Kathleen Lights is more typical of the makeup video-istas than Eldridge. A very young, stunningly gorgeous American girl, she simply loves makeup, buys a lot of it, and loves doing her own face up many different ways. What makes Lights stand out is her euphoria–she’s in her early twenties but talks like a jubilant teenager, almost always pretty ecstatic to be alive. She LOVES makeup and her joy is contagious, though all but the simplest of her look tutorials leave me cold–she explains well, but I simply wouldn’t want to look like that. One of her datenight videos featured coal-black eyelids. But it works for her, and she’s fun to watch.
Chrisspy is the only makeup-video person I’ve encountered that is even slightly funny (on purpose funny, that is). She can be a little sarcastic and silly and has also created my all-time favourite makeup video (which will teach you nothing), Little Brother Does My Makeup. So charming! She has also said on-screen that when people tell her that her often heavy and dramatic makeup is not appealing to men, she tells them she doesn’t do it for men, but for herself (her actual response was less g-rated, but you get the idea). I love it, especially since most of these channels are filled with “makeup he’ll love” ideas.
Christen Dominique is a bit less exceptional than the other three. She does very nice, easy to follow tutorials for makeup looks that are a bit too complex for me at the moment but feel achievable enough that I might get there someday. She has a doll-like persona and is clearly trying hard, but in an endearing way. Sometimes her young son appears in her videos, which is sweet, but otherwise she’s not very different from lots of video-makers out there. But she makes the list of faves for her habit of waving with both hands and the fact that, if you watch her recent videos on YouTube you will see her carefully constructed set backdrop contains a copy of Canadian short-story talent’s Spencer Gordon’s collection Cosmo. It’s a great collection by a cool author, but it makes no sense in that context and that is why I love to see it there. A little hint of my main interest while exploring a sideline.
So in short, this is how I rest my brain and beautiful my face when I need to. What silly stuff do you get up to when you just can’t think anymore?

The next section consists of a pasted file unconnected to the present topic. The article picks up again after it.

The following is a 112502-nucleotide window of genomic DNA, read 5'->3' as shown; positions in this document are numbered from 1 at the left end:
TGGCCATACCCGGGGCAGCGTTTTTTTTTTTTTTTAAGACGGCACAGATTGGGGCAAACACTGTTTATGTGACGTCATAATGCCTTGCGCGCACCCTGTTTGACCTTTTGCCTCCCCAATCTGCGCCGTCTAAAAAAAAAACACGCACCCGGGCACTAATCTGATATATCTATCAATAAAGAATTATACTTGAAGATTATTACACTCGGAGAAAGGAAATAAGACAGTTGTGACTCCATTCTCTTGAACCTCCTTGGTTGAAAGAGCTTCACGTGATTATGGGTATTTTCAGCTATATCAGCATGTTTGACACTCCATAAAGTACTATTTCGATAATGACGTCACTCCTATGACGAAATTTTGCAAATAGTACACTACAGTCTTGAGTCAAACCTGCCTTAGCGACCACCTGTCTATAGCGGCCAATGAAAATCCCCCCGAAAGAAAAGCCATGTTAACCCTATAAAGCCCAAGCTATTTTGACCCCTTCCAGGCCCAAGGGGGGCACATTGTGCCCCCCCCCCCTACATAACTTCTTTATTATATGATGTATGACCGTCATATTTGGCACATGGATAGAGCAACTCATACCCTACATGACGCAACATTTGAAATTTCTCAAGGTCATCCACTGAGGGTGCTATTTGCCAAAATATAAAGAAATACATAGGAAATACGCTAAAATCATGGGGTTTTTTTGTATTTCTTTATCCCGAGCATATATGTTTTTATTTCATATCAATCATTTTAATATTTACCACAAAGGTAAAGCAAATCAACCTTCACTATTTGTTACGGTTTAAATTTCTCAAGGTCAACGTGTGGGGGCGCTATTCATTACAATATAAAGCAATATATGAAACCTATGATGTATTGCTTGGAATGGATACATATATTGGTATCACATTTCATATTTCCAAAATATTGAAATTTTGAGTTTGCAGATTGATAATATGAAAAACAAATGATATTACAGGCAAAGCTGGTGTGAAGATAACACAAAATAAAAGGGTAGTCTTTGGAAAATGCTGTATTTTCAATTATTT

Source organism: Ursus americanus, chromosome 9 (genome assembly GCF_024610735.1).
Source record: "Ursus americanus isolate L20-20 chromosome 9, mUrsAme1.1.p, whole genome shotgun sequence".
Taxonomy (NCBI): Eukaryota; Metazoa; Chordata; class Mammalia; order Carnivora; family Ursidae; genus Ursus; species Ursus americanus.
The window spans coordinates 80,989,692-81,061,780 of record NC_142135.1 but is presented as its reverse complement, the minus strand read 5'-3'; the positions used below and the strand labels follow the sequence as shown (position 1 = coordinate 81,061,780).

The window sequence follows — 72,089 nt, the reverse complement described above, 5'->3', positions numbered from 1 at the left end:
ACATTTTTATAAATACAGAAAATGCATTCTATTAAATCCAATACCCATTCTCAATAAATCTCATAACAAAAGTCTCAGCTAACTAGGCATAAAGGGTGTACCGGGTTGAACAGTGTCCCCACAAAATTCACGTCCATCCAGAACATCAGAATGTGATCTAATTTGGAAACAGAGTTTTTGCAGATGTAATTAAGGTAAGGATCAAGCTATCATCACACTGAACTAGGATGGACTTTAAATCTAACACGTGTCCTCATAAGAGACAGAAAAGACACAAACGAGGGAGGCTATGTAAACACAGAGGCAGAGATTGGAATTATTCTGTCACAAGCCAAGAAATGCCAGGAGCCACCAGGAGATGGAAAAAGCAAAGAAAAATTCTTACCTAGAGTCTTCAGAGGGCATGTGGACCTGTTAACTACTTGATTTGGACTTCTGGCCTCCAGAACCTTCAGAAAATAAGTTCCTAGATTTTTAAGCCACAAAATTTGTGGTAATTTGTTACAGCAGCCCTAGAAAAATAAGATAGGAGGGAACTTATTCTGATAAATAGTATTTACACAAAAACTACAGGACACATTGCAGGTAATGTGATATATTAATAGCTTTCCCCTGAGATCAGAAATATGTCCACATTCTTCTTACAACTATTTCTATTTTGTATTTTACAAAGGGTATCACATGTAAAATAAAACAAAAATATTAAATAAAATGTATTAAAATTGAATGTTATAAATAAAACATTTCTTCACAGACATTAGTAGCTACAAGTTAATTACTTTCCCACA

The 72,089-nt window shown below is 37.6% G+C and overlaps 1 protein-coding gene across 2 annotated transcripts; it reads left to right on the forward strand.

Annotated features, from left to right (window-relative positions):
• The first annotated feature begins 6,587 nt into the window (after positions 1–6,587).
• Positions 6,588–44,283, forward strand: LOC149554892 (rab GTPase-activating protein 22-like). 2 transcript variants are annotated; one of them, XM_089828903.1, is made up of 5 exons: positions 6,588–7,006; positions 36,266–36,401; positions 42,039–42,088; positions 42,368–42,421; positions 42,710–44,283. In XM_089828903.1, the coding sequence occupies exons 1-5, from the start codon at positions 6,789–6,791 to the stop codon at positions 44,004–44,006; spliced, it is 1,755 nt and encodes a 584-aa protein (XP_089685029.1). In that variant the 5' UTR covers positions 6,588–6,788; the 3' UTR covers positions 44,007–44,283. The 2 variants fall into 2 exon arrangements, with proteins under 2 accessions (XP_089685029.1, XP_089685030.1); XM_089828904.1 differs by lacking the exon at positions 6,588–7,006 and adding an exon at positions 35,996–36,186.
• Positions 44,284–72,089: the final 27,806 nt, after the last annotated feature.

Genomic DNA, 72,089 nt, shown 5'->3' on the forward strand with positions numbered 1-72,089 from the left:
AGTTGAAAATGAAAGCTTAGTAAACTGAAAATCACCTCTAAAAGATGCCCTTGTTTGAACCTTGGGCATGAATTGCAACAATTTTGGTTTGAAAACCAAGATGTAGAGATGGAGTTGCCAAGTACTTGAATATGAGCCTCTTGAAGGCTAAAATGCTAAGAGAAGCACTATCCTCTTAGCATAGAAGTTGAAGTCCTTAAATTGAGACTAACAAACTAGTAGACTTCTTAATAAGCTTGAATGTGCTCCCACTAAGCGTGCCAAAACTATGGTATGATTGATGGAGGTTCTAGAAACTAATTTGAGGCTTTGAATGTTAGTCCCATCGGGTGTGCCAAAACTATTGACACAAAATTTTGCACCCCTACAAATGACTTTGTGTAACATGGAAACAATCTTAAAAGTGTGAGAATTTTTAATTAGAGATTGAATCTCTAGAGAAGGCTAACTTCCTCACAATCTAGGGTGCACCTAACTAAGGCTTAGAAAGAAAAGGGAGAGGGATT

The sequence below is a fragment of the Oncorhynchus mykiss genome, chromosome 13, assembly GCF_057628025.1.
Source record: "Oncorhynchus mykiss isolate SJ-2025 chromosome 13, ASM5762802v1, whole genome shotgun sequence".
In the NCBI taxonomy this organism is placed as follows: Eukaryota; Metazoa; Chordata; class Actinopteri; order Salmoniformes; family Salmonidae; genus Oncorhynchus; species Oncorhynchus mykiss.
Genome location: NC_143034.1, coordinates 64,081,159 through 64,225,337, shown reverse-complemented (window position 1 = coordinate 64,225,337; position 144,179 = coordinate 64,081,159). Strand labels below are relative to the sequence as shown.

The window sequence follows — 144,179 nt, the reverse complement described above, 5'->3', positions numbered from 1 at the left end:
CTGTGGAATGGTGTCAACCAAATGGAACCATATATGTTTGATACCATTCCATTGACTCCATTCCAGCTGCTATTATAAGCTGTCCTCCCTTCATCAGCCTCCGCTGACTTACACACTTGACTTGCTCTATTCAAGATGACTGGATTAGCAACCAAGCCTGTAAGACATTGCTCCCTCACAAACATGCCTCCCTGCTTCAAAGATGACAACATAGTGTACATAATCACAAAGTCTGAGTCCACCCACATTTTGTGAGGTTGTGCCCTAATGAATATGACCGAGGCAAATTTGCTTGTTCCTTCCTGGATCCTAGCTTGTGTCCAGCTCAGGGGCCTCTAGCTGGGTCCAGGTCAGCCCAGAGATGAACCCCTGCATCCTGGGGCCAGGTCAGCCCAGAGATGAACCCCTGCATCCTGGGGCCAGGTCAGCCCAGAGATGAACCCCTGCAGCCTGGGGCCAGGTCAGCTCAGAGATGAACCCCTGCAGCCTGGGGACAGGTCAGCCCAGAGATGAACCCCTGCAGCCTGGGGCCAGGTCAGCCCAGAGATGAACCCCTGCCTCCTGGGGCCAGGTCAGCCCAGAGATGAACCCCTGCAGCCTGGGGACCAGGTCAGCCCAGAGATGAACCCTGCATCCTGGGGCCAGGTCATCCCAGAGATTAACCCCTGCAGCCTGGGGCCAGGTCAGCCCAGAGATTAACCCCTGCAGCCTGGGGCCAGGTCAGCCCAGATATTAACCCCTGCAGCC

October 3rd, 2013
I am about halfway through Nora Ephron’s I Feel Bad about My Neck, which is largely a funny, silly book about things that don’t matter to me. The food essay was funny, but I don’t think she realizes how rare it is to have both the money and the leisure time to “need” twice weekly trips to the salon. But then, I’m about 20 years younger and a few hundred thou poorer than the target audience for this book, I imagine, so I’m trying to appreciate it for what it is, which is an extremely well-written book. And in passages like this, you see why:
“When I pass a bookshelf, I like to pick out a book from it and thumb through it. When I see a newspaper on the couch, I like to sit down with it. When the mail arrives, I like to rip it open. Reading is one of the main things I do. Reading is everything. Reading makes me feel I’ve accomplished something, learned something, become a better person. Reading makes me smarter. Reading gives me something to talk about later on. Reading is the unbelievably healthy way my attention deficit disorder medicates itself. Reading is escape, and the opposite of escape: it’s a way to make contact with reality after a day of making things up, and it’s a way of making contact with someone else’s imagination after a day that’s all too real. Reading is grist. Reading is bliss.”
Just about sums it all up, doesn’t it?
July 3rd, 2013
I promised ages ago to post some photos of my Thunder Bay Experience, and though that trip, less than a month ago, seems impossibly distant now, I still enjoy looking at these and thought you might too…